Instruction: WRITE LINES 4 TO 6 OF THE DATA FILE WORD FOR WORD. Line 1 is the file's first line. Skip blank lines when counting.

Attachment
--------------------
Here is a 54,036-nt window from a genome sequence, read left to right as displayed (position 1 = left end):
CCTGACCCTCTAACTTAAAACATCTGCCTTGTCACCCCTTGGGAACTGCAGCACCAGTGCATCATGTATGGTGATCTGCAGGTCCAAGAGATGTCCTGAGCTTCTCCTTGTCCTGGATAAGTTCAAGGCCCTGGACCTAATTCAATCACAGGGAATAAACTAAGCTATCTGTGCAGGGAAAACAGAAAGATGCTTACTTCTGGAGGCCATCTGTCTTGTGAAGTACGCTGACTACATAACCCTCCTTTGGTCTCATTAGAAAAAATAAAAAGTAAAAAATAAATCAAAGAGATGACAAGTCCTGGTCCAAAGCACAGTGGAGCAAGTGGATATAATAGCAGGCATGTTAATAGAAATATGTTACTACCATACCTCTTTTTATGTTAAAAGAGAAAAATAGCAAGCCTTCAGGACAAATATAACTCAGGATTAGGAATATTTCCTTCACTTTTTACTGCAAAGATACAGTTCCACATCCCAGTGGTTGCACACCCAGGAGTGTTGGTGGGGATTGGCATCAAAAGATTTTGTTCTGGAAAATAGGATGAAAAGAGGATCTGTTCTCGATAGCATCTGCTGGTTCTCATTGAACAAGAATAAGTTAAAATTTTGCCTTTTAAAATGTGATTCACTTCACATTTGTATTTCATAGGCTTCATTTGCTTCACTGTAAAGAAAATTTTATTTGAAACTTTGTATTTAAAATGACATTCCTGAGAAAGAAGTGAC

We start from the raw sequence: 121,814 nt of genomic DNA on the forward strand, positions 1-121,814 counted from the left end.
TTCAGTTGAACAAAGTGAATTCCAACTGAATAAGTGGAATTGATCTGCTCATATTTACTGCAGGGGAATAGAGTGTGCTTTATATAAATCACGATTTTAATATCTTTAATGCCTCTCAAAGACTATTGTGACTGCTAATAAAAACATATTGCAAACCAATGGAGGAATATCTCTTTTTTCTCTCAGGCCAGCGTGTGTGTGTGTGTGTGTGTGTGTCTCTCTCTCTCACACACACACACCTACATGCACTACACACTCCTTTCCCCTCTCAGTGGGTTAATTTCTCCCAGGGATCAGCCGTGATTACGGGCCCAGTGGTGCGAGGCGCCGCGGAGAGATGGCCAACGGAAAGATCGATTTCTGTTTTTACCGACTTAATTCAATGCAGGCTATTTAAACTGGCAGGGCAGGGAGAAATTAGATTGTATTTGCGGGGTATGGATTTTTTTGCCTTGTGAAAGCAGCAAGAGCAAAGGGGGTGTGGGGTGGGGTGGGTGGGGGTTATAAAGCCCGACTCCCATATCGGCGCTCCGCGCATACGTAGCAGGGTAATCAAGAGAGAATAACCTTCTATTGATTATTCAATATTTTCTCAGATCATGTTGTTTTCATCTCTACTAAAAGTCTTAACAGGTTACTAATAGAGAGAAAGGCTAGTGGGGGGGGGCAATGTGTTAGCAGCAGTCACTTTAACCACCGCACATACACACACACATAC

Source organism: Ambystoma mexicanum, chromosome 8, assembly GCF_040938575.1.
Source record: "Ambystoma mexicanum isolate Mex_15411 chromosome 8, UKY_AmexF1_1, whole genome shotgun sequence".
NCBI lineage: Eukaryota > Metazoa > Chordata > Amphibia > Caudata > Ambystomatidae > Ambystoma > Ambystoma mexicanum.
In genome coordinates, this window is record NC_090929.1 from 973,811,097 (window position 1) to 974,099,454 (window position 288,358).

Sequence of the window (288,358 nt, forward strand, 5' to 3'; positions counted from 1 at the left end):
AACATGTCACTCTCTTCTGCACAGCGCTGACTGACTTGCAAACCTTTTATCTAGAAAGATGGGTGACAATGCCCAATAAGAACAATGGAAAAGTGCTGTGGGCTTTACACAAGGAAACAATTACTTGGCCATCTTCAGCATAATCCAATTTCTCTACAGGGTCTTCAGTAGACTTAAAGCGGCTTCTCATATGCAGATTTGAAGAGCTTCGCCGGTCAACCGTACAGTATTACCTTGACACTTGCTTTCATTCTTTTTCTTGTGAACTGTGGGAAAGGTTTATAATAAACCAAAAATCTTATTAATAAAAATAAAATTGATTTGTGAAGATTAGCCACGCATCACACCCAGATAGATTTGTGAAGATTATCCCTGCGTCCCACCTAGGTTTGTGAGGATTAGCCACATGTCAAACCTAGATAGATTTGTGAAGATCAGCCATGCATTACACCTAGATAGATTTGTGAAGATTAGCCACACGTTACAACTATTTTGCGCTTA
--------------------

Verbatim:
TTCAGTTGAACAAAGTGAATTCCAACTGAATAAGTGGAATTGATCTGCTCATATTTACTGCAGGGGAATAGAGTGTGCTTTATATAAATCACGATTTTAATATCTTTAATGCCTCTCAAAGACTATTGTGACTGCTAATAAAAACATATTGCAAACCAATGGAGGAATATCTCTTTTTTCTCTCAGGCCAGCGTGTGTGTGTGTGTGTGTGTGTGTCTCTCTCTCTCACACACACACACCTACATGCACTACACACTCCTTTCCCCTCTCAGTGGGTTAATTTCTCCCAGGGATCAGCCGTGATTACGGGCCCAGTGGTGCGAGGCGCCGCGGAGAGATGGCCAACGGAAAGATCGATTTCTGTTTTTACCGACTTAATTCAATGCAGGCTATTTAAACTGGCAGGGCAGGGAGAAATTAGATTGTATTTGCGGGGTATGGATTTTTTTGCCTTGTGAAAGCAGCAAGAGCAAAGGGGGTGTGGGGTGGGGTGGGTGGGGGTTATAAAGCCCGACTCCCATATCGGCGCTCCGCGCATACGTAGCAGGGTAATCAAGAGAGAATAACCTTCTATTGATTATTCAATATTTTCTCAGATCATGTTGTTTTCATCTCTACTAAAAGTCTTAACAGGTTACTAATAGAGAGAAAGGCTAGTGGGGGGGGGCAATGTGTTAGCAGCAGTCACTTTAACCACCGCACATACACACACACATAC

Source organism: Ambystoma mexicanum, chromosome 8, assembly GCF_040938575.1.
Source record: "Ambystoma mexicanum isolate Mex_15411 chromosome 8, UKY_AmexF1_1, whole genome shotgun sequence".